What is the Real Purpose of CRM Software

7 Oct 2019

For today’s blog post, I’m going to approach the above question from a different perspective. Normally this type of post talks about how software can help your business, but today I’m going to say that the real purpose of CRM software is to make your client’s lives easier. In fact, it does that so well that they don’t even know that there is a powerful piece of software working for them behind the scenes. 

Often the business cosmos is so inwardly focused that is easy to lose sight of the world spinning outside. But that can be dangerous game to play. As well as ensuring your own house is in order you need to keep an eye on a couple of factors outside your control.

Firstly, you need to watch out for any trends and innovations happening in your industry. Your own well-oiled machine needs to keep up and stay relevant. Secondly you need to look at consumer behaviour.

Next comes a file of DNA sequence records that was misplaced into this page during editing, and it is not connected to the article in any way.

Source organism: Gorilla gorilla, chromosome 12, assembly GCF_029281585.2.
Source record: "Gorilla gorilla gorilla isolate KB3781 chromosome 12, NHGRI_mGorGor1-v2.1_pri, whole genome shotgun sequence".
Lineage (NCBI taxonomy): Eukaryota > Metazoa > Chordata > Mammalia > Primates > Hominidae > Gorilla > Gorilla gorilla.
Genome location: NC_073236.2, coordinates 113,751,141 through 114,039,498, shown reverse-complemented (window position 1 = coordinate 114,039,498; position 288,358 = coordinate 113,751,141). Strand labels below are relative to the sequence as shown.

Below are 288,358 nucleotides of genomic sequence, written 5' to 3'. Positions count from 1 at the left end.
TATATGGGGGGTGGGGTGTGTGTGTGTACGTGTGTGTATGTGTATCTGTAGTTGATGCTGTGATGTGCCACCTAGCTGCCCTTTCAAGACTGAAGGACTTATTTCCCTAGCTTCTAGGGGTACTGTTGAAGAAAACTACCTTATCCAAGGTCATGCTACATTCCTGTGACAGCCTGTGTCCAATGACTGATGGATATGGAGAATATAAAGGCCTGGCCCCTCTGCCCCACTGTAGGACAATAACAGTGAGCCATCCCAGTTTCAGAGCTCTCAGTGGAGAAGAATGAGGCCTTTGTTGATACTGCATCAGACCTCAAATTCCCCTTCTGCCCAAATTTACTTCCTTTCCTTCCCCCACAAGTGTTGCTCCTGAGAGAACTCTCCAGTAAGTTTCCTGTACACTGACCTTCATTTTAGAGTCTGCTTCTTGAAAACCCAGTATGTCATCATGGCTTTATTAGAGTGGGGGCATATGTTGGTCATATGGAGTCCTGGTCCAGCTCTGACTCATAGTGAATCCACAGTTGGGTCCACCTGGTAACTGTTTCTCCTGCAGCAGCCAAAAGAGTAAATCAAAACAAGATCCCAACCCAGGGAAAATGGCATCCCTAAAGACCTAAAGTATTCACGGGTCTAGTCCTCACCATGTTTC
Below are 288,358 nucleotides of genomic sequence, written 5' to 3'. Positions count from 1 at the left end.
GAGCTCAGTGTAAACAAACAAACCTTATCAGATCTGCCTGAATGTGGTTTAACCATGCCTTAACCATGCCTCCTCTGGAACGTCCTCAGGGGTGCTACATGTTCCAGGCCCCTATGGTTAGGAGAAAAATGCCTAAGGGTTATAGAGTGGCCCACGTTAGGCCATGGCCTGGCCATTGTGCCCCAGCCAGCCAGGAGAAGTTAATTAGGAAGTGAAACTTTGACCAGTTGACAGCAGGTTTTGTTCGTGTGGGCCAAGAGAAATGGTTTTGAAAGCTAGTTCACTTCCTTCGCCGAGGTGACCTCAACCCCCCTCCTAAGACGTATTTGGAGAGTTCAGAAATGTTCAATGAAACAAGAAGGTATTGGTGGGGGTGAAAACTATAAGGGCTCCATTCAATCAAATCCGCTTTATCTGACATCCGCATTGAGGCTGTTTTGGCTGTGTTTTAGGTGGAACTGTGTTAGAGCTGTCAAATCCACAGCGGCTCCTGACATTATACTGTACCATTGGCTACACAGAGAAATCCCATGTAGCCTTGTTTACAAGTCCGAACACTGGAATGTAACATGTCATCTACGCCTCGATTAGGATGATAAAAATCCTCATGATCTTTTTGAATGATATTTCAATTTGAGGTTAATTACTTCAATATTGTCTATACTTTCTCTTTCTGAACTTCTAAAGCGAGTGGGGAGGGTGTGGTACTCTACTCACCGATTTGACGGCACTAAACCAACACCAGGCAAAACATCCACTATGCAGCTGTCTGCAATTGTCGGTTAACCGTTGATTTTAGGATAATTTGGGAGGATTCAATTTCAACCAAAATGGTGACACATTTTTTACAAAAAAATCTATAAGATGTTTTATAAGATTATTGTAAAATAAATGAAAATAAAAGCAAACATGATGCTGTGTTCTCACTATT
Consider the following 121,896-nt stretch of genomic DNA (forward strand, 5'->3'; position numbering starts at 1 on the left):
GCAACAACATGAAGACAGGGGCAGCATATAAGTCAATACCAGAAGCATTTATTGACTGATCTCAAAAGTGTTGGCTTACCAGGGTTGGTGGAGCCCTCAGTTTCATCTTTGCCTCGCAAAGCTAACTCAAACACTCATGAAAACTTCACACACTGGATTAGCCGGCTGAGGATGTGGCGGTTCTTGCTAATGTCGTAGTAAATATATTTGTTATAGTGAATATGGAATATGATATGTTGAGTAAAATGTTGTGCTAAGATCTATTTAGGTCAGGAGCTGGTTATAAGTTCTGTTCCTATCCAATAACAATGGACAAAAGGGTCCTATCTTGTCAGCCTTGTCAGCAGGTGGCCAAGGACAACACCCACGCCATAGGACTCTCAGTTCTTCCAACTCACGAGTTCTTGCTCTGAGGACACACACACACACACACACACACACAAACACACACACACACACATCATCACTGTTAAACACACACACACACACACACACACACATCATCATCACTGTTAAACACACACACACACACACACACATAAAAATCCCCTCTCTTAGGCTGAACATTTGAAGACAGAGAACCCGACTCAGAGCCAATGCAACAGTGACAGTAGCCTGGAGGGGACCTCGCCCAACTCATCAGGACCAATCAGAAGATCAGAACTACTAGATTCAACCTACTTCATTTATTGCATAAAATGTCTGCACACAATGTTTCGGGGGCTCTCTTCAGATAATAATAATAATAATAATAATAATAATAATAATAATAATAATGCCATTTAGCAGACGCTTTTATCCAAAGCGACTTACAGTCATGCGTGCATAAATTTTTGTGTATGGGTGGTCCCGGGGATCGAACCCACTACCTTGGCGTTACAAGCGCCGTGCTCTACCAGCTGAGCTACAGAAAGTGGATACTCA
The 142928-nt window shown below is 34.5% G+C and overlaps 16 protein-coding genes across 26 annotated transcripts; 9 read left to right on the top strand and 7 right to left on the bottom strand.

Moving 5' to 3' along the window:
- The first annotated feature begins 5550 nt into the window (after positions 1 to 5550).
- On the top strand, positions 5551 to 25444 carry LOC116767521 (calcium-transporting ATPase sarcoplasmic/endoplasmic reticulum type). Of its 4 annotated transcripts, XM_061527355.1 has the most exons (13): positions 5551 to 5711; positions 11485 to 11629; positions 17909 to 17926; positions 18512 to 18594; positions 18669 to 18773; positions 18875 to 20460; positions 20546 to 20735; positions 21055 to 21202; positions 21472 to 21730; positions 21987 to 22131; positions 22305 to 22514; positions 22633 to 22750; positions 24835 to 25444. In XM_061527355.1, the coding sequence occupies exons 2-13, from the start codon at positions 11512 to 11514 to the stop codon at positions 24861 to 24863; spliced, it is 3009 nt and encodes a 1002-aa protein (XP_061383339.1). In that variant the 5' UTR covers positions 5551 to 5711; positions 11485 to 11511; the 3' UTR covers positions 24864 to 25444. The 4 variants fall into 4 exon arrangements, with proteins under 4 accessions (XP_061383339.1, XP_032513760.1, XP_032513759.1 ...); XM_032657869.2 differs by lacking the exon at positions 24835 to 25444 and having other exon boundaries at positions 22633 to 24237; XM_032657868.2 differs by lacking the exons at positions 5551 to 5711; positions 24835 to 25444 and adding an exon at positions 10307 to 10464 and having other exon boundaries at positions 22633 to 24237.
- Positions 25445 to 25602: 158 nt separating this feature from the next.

Secondly, you need to look beyond your industry. If you own a cinema, you might think your competition comes from television, other cinemas and other means of viewing films. But your broader competition basically includes anything where people are spending their money, or what is happening around you. Your cinema may be located next door to a cheap and cheerful restaurant, but if they were to close, that would have a direct impact on your business. 


Do we have what it takes?

We don't restrict which features you have access to in OpenCRM based on how many users you have. You get everything right out of the box. Click to find out if we've got the features you need.

find out more

Currently, consumer uncertainty is attributed to affecting profits for many businesses, and this is not a factor that you can affect directly, rather something you need to work around.

Consumer behaviour determines the market just as much as industries themselves do. With that in mind, let us view the purpose of CRM software from a client’s perspective. Here are 5 ways it makes their lives easier. 

1. Relevance